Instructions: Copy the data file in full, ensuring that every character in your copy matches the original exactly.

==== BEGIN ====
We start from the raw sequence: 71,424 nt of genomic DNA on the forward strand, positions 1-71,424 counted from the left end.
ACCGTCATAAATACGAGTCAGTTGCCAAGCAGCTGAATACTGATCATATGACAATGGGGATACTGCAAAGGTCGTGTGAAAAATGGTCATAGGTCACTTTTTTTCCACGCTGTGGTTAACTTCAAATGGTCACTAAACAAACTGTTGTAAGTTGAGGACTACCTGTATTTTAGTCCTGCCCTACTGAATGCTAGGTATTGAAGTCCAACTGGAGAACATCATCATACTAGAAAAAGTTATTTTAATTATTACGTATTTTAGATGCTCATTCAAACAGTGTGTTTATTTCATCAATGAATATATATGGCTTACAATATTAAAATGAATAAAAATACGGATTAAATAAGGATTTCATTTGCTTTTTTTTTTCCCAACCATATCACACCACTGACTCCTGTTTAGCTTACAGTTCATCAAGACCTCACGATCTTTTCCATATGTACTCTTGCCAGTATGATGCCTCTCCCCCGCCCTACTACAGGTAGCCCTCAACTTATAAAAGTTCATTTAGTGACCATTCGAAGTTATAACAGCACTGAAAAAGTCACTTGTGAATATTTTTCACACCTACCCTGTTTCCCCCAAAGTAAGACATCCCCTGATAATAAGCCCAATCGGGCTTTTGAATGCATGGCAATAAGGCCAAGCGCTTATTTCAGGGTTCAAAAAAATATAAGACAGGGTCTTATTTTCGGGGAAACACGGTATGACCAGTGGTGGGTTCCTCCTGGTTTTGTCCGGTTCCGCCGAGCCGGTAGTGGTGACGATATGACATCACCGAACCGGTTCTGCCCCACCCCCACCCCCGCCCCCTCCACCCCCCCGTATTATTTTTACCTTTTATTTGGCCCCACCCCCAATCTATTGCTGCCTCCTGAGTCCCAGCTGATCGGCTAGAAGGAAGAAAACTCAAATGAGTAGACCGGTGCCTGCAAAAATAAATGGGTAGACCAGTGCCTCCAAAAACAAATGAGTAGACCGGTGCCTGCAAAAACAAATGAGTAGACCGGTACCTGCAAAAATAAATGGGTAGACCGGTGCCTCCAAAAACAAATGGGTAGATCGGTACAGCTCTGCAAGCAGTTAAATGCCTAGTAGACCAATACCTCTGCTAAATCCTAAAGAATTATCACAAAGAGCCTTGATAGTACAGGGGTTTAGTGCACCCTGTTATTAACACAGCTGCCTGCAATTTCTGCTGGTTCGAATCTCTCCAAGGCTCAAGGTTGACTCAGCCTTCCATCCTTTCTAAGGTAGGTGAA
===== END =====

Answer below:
We start from the raw sequence: 71,424 nt of genomic DNA on the forward strand, positions 1-71,424 counted from the left end.
ACCGTCATAAATACGAGTCAGTTGCCAAGCAGCTGAATACTGATCATATGACAATGGGGATACTGCAAAGGTCGTGTGAAAAATGGTCATAGGTCACTTTTTTTCCACGCTGTGGTTAACTTCAAATGGTCACTAAACAAACTGTTGTAAGTTGAGGACTACCTGTATTTTAGTCCTGCCCTACTGAATGCTAGGTATTGAAGTCCAACTGGAGAACATCATCATACTAGAAAAAGTTATTTTAATTATTACGTATTTTAGATGCTCATTCAAACAGTGTGTTTATTTCATCAATGAATATATATGGCTTACAATATTAAAATGAATAAAAATACGGATTAAATAAGGATTTCATTTGCTTTTTTTTTTCCCAACCATATCACACCACTGACTCCTGTTTAGCTTACAGTTCATCAAGACCTCACGATCTTTTCCATATGTACTCTTGCCAGTATGATGCCTCTCCCCCGCCCTACTACAGGTAGCCCTCAACTTATAAAAGTTCATTTAGTGACCATTCGAAGTTATAACAGCACTGAAAAAGTCACTTGTGAATATTTTTCACACCTACCCTGTTTCCCCCAAAGTAAGACATCCCCTGATAATAAGCCCAATCGGGCTTTTGAATGCATGGCAATAAGGCCAAGCGCTTATTTCAGGGTTCAAAAAAATATAAGACAGGGTCTTATTTTCGGGGAAACACGGTATGACCAGTGGTGGGTTCCTCCTGGTTTTGTCCGGTTCCGCCGAGCCGGTAGTGGTGACGATATGACATCACCGAACCGGTTCTGCCCCACCCCCACCCCCGCCCCCTCCACCCCCCCGTATTATTTTTACCTTTTATTTGGCCCCACCCCCAATCTATTGCTGCCTCCTGAGTCCCAGCTGATCGGCTAGAAGGAAGAAAACTCAAATGAGTAGACCGGTGCCTGCAAAAATAAATGGGTAGACCAGTGCCTCCAAAAACAAATGAGTAGACCGGTGCCTGCAAAAACAAATGAGTAGACCGGTACCTGCAAAAATAAATGGGTAGACCGGTGCCTCCAAAAACAAATGGGTAGATCGGTACAGCTCTGCAAGCAGTTAAATGCCTAGTAGACCAATACCTCTGCTAAATCCTAAAGAATTATCACAAAGAGCCTTGATAGTACAGGGGTTTAGTGCACCCTGTTATTAACACAGCTGCCTGCAATTTCTGCTGGTTCGAATCTCTCCAAGGCTCAAGGTTGACTCAGCCTTCCATCCTTTCTAAGGTAGGTGAA